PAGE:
And now we reach, like Avner said, this point where things start to break. The system begins to eat itself. That’s how I think. First it ate the Palestinians. Now it will eat the filmmakers, the cultural world, the judges.

Morris: It’s a bleak point of view.

Sheizaf: Well, I’m nearing 50, and Idit is 45. I never voted for a party that made it to the government. We have an experience here of 20 years under right-wing governments. And every government was worse than the preceding one. We used to think that the previous ones were bad, but every time there’s a knock from the floor, you get into another cellar and you hear more knocks from below.

We focused on Hebron in the film. But we wanted to tell a story about Israel as a whole. We think it’s a gradual system that intensifies and intensifies.

The prohibition is vague at best: everything and anything might be considered harmful to Israel by someone.

Morris: Well, I’m fond of saying that you should give in to despair and you’ll never be disappointed.

Sheizaf: People who were indifferent or thought they can be nonpolitical have mobilized now. That’s the good thing. Every Saturday we go for a huge protest in Tel Aviv. So we’ll see what happens with it.

Shahaf: We’re very polite in the way that we protest. I think it’s good for us to feel that we are doing something, but it’s not enough. It’s a start.

A protester wears a Netanyahu mask and prison stripes at a rally in Tel Aviv last month.

Morris: I’m a little surprised. I thought somehow, maybe it was wishful thinking on my part, that Netanyahu was finished. Originally, I suggested it was like Whac-a-Mole, but I was corrected by my editor. It’s more like an inflatable boxing clown.

Sheizaf: He’s like Trump. Netanyahu’s willing to go to places that his opponents are not. And he’s a gambler. For five elections in a row, he didn’t win [a clear majority]. But in the end, he won. He just had to win one, and now he has this absolute majority, and he’s going to reshape the entire system. It’s very depressing.

Morris: What effect did Trump and Jared Kushner have on Israeli politics? The moving of the embassy to Jerusalem, et cetera.

Sheizaf: Oh, they did more than that. They gave the right the feeling that they can be much bolder. The right here and everywhere was timid. Trump showed the radicals, the populists around the world, that you can break all the norms. The unimaginable was becoming imaginable. That’s the legacy of Trump.

From left: Netanyahu; Donald Trump; Abdullatif bin Rashid Al-Zayani, minister of foreign affairs of the Kingdom of Bahrain; and Minister of Foreign Affairs and International Cooperation Abdullah bin Zayed bin Sultan Al Nahyan, of the United Arab Emirates, during a signing ceremony for the Abraham Accords, at the White House, 2020.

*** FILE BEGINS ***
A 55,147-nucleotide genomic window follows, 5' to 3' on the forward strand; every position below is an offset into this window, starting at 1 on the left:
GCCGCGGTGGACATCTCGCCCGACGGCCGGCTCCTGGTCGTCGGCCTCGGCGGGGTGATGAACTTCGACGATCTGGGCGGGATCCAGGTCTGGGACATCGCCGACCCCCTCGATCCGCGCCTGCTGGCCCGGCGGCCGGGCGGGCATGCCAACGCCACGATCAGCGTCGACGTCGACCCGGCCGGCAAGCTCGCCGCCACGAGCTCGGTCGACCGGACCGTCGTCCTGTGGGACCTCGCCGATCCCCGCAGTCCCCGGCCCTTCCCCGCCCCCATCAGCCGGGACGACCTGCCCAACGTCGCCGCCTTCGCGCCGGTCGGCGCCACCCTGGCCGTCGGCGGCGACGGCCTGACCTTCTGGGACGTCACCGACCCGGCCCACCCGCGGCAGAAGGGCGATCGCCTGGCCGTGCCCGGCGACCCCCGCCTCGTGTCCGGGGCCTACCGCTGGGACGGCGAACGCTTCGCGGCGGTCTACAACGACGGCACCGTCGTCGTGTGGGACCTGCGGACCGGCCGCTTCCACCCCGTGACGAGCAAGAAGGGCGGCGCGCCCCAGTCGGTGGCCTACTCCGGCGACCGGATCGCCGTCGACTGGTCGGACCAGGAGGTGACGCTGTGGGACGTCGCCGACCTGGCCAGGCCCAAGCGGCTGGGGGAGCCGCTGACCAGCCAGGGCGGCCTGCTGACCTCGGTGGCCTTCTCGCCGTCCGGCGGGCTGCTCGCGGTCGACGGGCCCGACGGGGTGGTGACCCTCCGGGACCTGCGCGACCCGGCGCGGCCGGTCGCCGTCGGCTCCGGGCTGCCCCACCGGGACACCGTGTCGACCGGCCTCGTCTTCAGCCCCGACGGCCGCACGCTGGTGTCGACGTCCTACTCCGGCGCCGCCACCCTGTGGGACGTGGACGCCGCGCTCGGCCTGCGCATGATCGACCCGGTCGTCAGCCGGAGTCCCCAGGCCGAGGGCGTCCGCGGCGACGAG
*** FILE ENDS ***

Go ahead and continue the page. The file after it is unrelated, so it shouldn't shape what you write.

Morris: And specifically the things that he did in Israel, do you think they exacerbated the situation?

Sheizaf: Oh, certainly, certainly. He crowned Netanyahu as his foreign-policy king. He gave him peace agreements. Netanyahu never had peace agreements before. He gave him these deals with the Emirates and everything. And he moved the embassy. And the right are waiting for him to return. Or for Nikki Haley or anyone [from the Republican Party] in two years. They’re stating it obviously. They say, “We’ll do the big things when they return.”

Morris: I liked your film. I wonder in general about political films and what good they can do.

AVRAHAMI: We think political movies do change things. I want to believe that we should still make political movies.

Morris: You have to because you don’t know. You can be really, truly pessimistic about everything and you can at least document things, which you have done. That is an important thing to do, in and of itself, to document what’s going on in Hebron. I think it’s an important film just for that reason.

Sheizaf: People in Tel Aviv don’t know what’s going on in Hebron, and it’s an hour’s drive. We used to go back to Tel Aviv after shooting in Hebron. Our friends would say, “Come have a beer with us,” and it was so weird. Just the level of emotion that you carry from when you were there.

Morris: I’m curious, what specifically did Kushner and Trump do to further de-stabilize this whole situation?

Sheizaf: They gave the right the ability to talk about annexation.

Morris: Annexation would mean what, exactly?

Sheizaf: As you see in the film, this is a military occupation. The military is the ultimate authority in the West Bank, the occupied territories. Technically, they’re not part of Israel. But [the government] wants to annex the territories, to annex the settlements, and to turn it all into Israel proper, to make it irreversible. Trump and Kushner offered the deal of the century. They said that Israel would be able to annex the settlements. Netanyahu’s apartheid system would be legalized.